Almost Everything in Molly Baz’s Crate & Barrel Line Is Multipurpose—Even the Seafood Tower
Time to invite friends over.
Published May 4, 2023 9:00 AM
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Take one peek into Molly Baz’s Los Angeles home and it’s clear that the cookbook author and food personality has some seriously great taste. And now that she’s launched her first line of kitchen tools and servingware with Crate & Barrel, you can bring that design goodness into your kitchen—and dining room and outdoor space—too.
“Selfishly, [my husband, Ben Willett, and I] were like, let’s design the collection we’d want to see in our home,” she says with a laugh. That means cooking essentials in her signature primary colors (but also butter yellow, like her kitchen), cork coasters that mimic her floors, and lots of soothing wood pieces. Or in the words of Crate & Barrel SVP and head of design Sebastian Brauer: “Memphis, but in a California way.”
Molly Baz x Crate & Barrel Collection
The collection includes the basics for cooking—even a ¾ teaspoon, praise be—but one of the best things about the 58 pieces is that many are multipurpose essentials for gathering a crowd—and that can mean just a party of two. For instance, a salad bowl (with handles!) goes from countertop to table with ease and can be used as a fruit bowl when it’s off duty. (Storytime: At a recent dinner Baz hosted in New York to celebrate the collaboration, guests served themselves with the oversize tongs as waiters brought the bowl around the table.)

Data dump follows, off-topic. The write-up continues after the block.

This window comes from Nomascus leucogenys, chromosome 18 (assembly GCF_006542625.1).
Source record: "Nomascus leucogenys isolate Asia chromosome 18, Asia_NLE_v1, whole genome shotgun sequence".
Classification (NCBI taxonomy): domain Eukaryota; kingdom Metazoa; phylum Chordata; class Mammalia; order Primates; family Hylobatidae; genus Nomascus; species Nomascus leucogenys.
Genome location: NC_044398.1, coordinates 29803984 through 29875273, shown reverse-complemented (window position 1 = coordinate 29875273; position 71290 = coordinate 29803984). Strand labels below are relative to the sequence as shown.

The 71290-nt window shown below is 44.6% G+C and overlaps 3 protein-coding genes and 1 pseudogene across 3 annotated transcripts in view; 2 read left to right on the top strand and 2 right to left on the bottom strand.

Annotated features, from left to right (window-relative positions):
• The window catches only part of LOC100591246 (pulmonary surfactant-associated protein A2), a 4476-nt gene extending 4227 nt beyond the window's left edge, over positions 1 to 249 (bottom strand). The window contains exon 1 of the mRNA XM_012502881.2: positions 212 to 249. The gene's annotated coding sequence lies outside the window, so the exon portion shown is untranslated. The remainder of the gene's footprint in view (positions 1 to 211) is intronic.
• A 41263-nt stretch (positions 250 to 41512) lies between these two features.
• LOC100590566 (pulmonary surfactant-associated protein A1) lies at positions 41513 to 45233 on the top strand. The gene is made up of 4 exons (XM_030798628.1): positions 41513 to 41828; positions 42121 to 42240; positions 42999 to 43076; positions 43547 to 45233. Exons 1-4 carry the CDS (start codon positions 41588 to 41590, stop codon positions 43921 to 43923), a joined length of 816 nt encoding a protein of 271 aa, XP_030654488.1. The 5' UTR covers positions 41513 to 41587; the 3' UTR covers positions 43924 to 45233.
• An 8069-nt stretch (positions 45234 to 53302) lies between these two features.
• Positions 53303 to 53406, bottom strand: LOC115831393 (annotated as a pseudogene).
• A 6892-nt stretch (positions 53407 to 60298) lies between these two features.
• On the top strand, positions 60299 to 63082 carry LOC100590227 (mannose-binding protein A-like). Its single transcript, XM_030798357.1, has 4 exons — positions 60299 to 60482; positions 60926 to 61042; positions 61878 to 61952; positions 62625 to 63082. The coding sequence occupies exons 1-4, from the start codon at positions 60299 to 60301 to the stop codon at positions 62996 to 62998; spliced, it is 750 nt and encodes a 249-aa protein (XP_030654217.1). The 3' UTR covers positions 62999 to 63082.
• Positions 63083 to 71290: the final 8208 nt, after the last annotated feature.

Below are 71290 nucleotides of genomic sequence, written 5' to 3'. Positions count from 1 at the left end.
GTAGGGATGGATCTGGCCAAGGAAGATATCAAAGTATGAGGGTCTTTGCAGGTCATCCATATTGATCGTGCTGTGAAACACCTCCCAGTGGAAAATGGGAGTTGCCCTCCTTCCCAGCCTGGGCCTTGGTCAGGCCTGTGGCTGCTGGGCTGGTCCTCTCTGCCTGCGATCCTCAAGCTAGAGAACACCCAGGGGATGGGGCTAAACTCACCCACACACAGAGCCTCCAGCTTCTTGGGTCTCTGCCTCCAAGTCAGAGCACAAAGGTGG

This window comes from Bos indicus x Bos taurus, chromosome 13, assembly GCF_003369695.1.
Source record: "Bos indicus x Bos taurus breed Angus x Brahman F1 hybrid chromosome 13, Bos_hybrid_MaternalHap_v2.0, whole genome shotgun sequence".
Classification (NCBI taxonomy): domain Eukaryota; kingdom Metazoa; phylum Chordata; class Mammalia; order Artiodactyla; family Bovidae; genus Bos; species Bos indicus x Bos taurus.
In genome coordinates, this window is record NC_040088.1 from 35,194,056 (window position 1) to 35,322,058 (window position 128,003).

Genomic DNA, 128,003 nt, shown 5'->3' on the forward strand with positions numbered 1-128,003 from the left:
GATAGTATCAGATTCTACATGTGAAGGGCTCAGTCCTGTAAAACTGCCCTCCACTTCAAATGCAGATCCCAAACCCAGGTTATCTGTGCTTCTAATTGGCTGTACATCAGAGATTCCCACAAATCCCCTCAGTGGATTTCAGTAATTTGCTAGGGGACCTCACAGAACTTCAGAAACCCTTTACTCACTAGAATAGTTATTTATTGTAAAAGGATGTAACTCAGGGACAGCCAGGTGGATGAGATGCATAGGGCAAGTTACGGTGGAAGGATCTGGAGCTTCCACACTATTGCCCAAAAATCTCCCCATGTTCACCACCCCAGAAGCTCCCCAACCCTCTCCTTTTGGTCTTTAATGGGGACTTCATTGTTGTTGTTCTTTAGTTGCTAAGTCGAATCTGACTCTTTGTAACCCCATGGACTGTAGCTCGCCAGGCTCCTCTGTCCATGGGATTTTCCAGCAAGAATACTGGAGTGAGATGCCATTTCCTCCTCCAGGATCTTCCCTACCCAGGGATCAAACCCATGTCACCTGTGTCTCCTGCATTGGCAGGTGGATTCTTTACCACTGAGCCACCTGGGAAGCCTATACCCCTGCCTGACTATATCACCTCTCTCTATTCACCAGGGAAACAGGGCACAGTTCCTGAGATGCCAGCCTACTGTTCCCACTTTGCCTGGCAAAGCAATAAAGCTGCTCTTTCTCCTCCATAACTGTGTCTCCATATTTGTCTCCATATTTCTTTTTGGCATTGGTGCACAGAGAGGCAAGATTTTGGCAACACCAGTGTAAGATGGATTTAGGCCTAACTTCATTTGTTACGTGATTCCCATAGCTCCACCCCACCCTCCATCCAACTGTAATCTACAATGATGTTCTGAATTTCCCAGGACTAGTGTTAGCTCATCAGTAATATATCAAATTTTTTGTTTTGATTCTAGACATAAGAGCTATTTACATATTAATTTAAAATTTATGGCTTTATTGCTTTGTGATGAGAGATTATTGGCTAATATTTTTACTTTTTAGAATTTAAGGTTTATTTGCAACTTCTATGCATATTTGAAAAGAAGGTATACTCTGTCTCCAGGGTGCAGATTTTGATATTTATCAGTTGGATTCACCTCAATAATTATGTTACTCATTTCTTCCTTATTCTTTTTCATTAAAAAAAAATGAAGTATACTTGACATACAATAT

There’s also spritz-ready colorful glassware, a wood snack tray loosely inspired by iconic New York bar Bemelmans, and an ice bucket, which Baz has used to serve fried chicken or, in the case of that New York dinner, smashed potatoes.
Baz even made a seafood tower, which she was sure she’d have to convince Crate & Barrel to let her include, but it turns out that a serving piece with three tiers, even one that’s technically meant for shellfish, can be used to set out, well, anything. At that same party, Baz filled the top level with butter and the bottom layers with torn bread.
“The whole idea for the collection is that everything that lives in the kitchen can easily be seen on the table and vice versa,” Baz says. “If at the end of the night after having a dinner party, your kitchen’s a mess and this whole line is like all over the place—the kitchen will look better for it.” You heard Baz: Call your friends; it’s time to throw a dinner party.